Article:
The Fresh Loaf

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Miso Light Rye Sourdough with Seaweed - umami in bread form

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txfarmer's picture

Miso Light Rye Sourdough with Seaweed - umami in bread form

Sending this to Yeastspotting.

Index for my blog entries

Lumos' blog post inspired me to make a bread with seaweed. In my miso soup loving mind, seaweed must go with miso paste, must. There are many different kinds of miso paste, you can find details here. The big bucket I stock at home to make miso soup is "soy miso" with dark reddish color. Since miso has a lot of  fermentated soy bean and salt, it's important not to go overboard and add too much. 15% seems to be a good balance for me: enough miso flavor, yet doesn't completely destroy the dough. With that much miso, plus my very fast rye starter, both bulk rise and proof were very fast. I didn't cold retard the proofing, since the fermentated soybean in miso might have negative effect on the dough over such a long period.

I used dried seaweed found at Asian markets, before use, I soak them in water for 5min+, and they expand to this:


Miso Rye with Seaweed
note: Make a 750g bread

- levain
whole rye, 57g
water, 45g
rye starter (100%), 6g

1. Mix and let rise 12-16hours.

- final dough
bread flour, 340g
miso paste, 60g
water, 220g
dried seaweed, 20g, soak for 5min+ then squeeze dry before use
all levain

2. Mix everything except for seaweed, autolyse for 30min, mix @ medium speed for 5min until gluten starts to develop. Add soaked and dried seaweed, mix @ slow speed until evenly distributed.
3. Bulk rise at room temp (~75F) for about 2.5hrs. S&F at 30, 60, 90, 120min.
4. Shape into boule, proof bottom up in basket, until it springs back slowly when pressed, about 60min for me and my TX kitchen.

6. Bake at 450F with steam for the first 15min, lower the temperature to 430F, keep baking for 25-30min.

I must admit all that miso does weaken the dough, but if fermentation and S&F are managed well, there still be decent oven spring.

Nice open crumb, very moist

You really must love miso/seaweed to like this bread, because both flavours have noticeable presence here.


arlo's picture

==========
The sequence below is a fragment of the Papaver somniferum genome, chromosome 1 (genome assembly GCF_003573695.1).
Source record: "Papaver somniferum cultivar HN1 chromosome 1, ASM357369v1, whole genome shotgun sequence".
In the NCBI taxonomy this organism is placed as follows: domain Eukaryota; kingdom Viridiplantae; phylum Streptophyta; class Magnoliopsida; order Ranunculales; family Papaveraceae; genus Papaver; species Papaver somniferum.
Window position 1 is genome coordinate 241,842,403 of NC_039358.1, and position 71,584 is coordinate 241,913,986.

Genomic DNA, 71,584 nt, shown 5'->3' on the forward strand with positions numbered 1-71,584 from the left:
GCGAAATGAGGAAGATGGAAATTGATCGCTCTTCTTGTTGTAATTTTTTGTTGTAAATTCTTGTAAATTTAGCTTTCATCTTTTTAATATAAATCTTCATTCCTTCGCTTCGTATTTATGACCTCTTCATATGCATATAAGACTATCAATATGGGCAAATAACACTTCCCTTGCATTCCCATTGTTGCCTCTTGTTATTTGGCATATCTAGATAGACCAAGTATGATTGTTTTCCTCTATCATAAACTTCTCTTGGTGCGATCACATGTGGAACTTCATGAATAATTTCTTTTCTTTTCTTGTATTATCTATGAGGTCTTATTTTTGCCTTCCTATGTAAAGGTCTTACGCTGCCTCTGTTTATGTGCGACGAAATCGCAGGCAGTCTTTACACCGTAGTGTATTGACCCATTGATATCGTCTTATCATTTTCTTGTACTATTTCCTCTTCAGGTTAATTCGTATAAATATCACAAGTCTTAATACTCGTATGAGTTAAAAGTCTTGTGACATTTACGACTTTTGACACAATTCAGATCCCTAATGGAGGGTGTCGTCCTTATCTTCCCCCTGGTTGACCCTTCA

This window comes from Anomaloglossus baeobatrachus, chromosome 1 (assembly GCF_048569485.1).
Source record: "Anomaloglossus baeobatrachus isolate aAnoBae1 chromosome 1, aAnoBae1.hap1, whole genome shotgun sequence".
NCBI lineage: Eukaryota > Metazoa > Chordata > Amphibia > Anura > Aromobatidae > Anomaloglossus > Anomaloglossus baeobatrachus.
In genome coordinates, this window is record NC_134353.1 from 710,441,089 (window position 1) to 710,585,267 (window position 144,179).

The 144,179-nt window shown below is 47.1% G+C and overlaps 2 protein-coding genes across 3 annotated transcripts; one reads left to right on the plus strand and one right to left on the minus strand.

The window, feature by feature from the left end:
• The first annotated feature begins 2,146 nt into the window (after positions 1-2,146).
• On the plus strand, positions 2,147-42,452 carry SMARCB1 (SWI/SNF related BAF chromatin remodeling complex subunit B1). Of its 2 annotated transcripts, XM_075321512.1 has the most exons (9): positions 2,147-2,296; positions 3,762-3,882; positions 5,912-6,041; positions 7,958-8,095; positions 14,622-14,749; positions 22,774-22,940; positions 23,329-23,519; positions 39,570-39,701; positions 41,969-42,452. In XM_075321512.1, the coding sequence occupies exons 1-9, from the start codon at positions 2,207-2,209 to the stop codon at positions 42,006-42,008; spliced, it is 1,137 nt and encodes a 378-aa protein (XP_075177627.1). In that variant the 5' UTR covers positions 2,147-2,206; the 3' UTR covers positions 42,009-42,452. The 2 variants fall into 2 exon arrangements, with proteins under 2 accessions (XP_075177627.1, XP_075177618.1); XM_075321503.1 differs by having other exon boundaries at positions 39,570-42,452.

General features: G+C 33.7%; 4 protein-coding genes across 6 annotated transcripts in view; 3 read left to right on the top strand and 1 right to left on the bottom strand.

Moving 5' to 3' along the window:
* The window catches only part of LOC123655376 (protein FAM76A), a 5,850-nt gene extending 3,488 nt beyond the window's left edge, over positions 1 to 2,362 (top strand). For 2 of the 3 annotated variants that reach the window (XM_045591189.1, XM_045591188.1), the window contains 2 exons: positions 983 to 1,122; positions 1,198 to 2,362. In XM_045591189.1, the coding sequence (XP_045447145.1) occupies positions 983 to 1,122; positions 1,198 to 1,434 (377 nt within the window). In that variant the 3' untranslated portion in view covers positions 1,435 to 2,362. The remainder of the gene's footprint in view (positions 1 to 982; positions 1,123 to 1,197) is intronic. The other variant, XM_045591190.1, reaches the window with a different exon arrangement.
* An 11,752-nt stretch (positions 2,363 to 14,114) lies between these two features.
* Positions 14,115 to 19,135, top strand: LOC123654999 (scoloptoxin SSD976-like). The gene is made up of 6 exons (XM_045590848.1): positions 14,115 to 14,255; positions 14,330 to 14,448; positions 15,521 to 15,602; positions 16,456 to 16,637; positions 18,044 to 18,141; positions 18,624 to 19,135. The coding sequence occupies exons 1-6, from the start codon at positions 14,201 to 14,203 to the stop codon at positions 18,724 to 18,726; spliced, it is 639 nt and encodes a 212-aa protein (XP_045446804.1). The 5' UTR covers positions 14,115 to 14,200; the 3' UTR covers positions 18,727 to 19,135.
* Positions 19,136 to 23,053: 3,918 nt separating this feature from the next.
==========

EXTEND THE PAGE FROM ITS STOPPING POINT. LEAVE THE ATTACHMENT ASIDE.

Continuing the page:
I love miso, I love seaweed, I love this idea.


TxFarmer, this is superb.

txfarmer's picture

Thanks arlo, if you love miso/seaweed, you will love this bread!

lumos's picture


I knew you'd come up with really unique, original and brilliant new breed of bread!



txfarmer's picture

Ha, I knew you were waiting for this one.

lumos's picture

Yeah, but never thought you'd combine it with miso. ;)

You know.....seaweed and sesame go quite well together as well.  As well as miso and black sesame.


Just saying! :p

Floydm's picture

Wow, that is beautiful and probably would be amazing with sashimi.

txfarmer's picture

Indeed, this bread would be great with seafood.

Janetcook's picture

Once again I am floored by your creativity and your ability to make your ideas into beautiful loaves of bread.....I am green with envy... *-)


txfarmer's picture

Thanks Janet!

ww's picture

ah but you beat me to it... thought of doing a seaweed and miso one, or a Pullmanish loaf with those japanese spice mixes but, as always, it went on to that never-ending list of mine, then i got distracted, and life got in the way... BUT now i don't have to experiment with proportions cos txfarmer's gone and done it for us ;)) woohoo!

beatiful bread!!

txfarmer's picture

Ha, there are endless ways to incorporate same ingredients into a bread, hurry up, and make your version, I want to see!

Paul Paul Paul Paul Paul Paul Paul Paul Paul Paul Paul Paul's picture
Paul Paul Paul ...

Wow, fantastic how you can make even the most obscure breads look great. (Random Question) Do you know what temperature your fridge is for when you retard a dough's fermentation? I heard yeast goes dormant below 40 F which is about the recommended temperature for refrigerators. My dough never seems to grow in the fridge when I try to retard my dough, so I was wondering also if you have any tips?

txfarmer's picture

Mine is 40F. Yeast goes slower at 40F, I don't think it totally stops. Plus it takes time for the dough to drop to that temperature, and it can still grow in the mean time. My only tip is to account for that when you plan your timing.

ww's picture

actually what i had in mind was DRIED seaweed, you know the flaky sort, so this is yet another to try :))

BTW, i've read that Gontran Cherrier, that hip Parisian baker, makes miso rye bread and squid ink bread in his bakery. Who was it that mentioned he/she loves squid ink, Lumos, would that be you??

txfarmer's picture

You mean the kind they wrap sushi with? The stuff I use is also dried, but they are in strands and chucks, not sheets.

I love squid ink, but can't find it easily where I am.

lumos's picture

Who was it that mentioned he/she loves squid ink, Lumos, would that be you??

Yep, that's me! Squid ink lover. :p  Been thinking of making baguette with squid ink.  Waiting for my fishmonger to stock up the little black sachets for me again. ;)

to txfarmer

If you can't get it easily where you are, you may be able to substitute with this one. You can even incorporate the squid meat in it, probably. Another bone for you. :p

SulaBlue's picture

Oh my, this is definitely on my To Do list! I have a BIG vat of miso. I don't know why in the world I bought as much as I did, but there you have it!